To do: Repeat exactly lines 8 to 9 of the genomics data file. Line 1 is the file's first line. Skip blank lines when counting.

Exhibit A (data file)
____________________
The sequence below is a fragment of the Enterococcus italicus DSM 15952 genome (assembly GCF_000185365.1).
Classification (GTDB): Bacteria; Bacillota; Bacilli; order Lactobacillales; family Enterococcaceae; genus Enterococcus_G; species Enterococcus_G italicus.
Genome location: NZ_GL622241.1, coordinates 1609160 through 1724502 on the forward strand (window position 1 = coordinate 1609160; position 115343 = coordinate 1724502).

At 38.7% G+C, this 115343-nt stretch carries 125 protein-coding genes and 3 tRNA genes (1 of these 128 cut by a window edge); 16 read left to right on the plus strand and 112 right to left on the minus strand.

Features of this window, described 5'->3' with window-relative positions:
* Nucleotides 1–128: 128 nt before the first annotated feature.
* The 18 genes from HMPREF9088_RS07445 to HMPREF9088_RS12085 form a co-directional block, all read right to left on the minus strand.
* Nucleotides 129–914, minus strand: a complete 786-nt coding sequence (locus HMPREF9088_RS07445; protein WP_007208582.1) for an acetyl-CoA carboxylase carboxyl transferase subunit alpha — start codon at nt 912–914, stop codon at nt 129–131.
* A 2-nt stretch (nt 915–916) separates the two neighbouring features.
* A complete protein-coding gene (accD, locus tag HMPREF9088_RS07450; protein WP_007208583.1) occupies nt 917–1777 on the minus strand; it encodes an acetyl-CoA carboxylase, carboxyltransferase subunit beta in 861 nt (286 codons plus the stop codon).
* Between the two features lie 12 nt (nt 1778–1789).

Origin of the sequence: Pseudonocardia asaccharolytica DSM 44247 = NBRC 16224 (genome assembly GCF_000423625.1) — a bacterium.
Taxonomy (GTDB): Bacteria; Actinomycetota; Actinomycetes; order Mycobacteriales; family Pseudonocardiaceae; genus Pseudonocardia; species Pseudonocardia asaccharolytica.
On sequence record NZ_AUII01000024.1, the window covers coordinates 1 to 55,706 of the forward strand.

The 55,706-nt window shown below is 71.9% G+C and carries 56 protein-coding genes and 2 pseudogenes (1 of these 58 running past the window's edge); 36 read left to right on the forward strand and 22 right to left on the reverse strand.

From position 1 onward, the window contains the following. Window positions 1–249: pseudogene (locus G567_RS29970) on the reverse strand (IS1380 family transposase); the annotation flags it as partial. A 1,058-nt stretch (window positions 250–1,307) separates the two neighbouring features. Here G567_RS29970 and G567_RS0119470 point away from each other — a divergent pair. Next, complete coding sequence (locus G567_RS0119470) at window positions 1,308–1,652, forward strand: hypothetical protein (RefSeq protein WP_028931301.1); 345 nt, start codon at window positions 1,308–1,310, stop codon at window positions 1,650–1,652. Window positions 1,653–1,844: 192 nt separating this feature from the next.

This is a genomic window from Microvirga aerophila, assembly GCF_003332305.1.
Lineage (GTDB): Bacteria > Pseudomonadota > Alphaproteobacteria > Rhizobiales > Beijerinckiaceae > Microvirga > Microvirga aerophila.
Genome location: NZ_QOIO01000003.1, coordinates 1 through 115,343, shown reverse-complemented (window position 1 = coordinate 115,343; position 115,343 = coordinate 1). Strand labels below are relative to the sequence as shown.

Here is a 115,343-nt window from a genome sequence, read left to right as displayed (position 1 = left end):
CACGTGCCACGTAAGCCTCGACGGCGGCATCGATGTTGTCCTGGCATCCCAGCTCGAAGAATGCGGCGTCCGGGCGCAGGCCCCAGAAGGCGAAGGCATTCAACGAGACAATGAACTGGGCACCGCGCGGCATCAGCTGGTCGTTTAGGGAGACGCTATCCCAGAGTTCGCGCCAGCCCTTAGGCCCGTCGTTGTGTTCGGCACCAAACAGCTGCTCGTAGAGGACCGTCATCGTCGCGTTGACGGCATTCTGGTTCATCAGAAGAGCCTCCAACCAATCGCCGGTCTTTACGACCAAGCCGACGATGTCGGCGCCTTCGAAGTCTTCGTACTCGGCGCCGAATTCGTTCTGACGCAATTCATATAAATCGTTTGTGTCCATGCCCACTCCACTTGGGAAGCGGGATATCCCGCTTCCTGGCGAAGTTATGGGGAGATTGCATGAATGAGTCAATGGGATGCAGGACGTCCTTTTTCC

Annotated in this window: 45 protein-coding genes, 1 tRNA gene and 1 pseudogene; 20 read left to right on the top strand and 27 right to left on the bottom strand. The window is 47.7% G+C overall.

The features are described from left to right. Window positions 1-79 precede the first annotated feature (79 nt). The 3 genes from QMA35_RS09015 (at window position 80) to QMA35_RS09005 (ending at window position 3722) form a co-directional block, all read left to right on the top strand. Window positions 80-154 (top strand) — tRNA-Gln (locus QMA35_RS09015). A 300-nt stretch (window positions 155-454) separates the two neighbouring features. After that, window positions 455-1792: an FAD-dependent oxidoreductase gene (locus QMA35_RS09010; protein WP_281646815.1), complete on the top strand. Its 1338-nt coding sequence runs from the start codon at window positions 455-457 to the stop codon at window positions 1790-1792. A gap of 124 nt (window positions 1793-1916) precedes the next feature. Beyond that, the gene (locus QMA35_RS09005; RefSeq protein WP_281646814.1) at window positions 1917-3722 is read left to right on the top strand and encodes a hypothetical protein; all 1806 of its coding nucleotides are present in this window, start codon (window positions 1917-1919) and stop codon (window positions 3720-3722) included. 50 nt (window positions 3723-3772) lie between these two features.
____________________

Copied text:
* Nucleotides 129–914, minus strand: a complete 786-nt coding sequence (locus HMPREF9088_RS07445; protein WP_007208582.1) for an acetyl-CoA carboxylase carboxyl transferase subunit alpha — start codon at nt 912–914, stop codon at nt 129–131.
* A 2-nt stretch (nt 915–916) separates the two neighbouring features.